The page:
Each fall, the election season comes for people in New Jersey and elsewhere across the country. As political candidates attempt to gain office, they often must endure media scrutiny of their personal finances. This can lead to discovery of financial difficulties, including the filing of a personal Chapter 7 bankruptcy that may have been necessitated due to financial difficulties in a challenging economy.
That is what has occurred for one local office candidate in another state. The woman and her husband found, like many individuals in New Jersey, that they had difficulty making payments on debts that came from medical expenses. This was a major factor in their decision to seek the protections offered by a bankruptcy, stated the candidate. The couple also had student loan debts and a car payment that were not subject to the discharge. These payments, the candidate says, continue to be made on time each month.
A Chapter 7 bankruptcy required that the candidate list all of her assets and debts. For both her and her husband, these included some $44,000 in medical debt and $32,000 in credit card debt. Much of these were unsecured debts and able to be discharged when the process was successfully completed.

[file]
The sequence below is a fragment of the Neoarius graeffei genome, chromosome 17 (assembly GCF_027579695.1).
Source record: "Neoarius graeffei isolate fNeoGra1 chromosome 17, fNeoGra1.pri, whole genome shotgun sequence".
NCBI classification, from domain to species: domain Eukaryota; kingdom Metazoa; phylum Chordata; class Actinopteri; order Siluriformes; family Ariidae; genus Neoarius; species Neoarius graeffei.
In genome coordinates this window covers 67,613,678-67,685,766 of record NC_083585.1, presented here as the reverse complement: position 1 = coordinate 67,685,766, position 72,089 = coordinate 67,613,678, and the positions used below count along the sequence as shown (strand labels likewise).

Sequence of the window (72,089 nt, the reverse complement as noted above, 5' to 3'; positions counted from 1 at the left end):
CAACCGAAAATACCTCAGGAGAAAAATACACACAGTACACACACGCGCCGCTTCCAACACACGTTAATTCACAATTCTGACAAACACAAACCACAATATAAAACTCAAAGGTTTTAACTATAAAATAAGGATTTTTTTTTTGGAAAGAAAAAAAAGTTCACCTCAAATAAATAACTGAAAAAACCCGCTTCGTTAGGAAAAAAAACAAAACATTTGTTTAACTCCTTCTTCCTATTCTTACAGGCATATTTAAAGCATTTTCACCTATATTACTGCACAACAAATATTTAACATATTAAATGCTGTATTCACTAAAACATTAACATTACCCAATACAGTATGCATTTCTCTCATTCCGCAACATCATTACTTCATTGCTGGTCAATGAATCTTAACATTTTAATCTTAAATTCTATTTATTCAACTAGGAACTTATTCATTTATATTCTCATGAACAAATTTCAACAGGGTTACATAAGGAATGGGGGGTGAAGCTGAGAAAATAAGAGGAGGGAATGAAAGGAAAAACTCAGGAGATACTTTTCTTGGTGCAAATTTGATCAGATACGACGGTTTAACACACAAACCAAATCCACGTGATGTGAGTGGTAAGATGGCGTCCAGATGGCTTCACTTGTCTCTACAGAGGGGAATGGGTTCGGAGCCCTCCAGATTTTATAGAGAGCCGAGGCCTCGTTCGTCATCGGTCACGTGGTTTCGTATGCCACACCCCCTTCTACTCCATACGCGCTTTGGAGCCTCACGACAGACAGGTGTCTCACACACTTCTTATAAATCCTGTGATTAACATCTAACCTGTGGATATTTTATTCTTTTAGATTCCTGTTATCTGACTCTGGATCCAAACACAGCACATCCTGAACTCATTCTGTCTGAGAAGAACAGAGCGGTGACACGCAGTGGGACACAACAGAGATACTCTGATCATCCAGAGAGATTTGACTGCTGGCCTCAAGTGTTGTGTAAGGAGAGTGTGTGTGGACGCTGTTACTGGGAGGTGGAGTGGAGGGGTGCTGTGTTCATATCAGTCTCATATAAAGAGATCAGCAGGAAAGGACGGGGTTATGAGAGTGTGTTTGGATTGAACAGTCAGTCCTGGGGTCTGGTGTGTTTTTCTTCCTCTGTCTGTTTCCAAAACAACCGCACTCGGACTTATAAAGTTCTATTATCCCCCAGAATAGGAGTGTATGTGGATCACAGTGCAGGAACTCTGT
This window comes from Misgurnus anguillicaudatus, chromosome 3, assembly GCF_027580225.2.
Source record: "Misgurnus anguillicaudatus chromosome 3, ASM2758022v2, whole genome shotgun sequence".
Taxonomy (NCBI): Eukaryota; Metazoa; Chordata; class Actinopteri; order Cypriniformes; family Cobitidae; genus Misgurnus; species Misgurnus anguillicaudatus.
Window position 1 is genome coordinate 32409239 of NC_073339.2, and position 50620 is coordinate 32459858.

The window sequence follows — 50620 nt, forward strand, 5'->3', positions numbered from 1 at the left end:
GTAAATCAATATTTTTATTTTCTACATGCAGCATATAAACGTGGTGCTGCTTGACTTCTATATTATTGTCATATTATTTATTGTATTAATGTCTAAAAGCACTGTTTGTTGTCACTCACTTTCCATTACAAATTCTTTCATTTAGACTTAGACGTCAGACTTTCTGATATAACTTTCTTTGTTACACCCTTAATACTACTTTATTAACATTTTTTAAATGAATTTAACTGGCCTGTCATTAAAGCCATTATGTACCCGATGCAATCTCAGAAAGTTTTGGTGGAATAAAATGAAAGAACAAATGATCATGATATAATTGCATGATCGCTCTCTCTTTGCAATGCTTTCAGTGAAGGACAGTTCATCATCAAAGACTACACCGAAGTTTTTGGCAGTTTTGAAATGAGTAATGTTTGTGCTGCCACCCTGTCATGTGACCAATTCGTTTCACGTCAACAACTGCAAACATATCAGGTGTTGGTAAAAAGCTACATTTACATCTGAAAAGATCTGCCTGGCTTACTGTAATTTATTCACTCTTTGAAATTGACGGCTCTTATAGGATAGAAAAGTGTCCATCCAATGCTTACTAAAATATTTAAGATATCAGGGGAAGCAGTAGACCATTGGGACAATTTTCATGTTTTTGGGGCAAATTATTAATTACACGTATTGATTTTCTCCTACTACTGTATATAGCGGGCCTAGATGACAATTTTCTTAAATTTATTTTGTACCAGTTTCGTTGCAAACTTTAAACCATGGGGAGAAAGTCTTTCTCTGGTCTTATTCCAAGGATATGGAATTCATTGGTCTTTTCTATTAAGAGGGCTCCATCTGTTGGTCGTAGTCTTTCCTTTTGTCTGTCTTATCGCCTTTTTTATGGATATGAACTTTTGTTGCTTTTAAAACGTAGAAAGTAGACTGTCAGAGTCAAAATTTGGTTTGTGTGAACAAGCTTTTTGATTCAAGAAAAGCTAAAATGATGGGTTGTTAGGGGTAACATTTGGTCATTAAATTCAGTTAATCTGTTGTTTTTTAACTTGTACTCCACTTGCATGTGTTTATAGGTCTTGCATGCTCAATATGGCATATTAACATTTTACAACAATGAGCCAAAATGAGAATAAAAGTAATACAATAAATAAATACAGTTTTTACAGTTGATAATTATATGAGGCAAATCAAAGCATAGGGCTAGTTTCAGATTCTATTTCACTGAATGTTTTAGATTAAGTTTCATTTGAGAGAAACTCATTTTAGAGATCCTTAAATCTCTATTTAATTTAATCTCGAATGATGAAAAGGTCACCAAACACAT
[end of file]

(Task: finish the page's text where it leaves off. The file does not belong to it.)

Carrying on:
Filing for a personal Chapter 7 bankruptcy can be a difficult choice for people in New Jersey and elsewhere. However, as was the case for the political candidate, it often results in a good outcome. In fact, the discharge allowed the woman and her husband to move forward with new jobs and the chance to serve their community in political office in the near future.
Source: JS Online, Assembly candidates have firsthand knowledge of debt, Daniel Bice, Nov. 3, 2013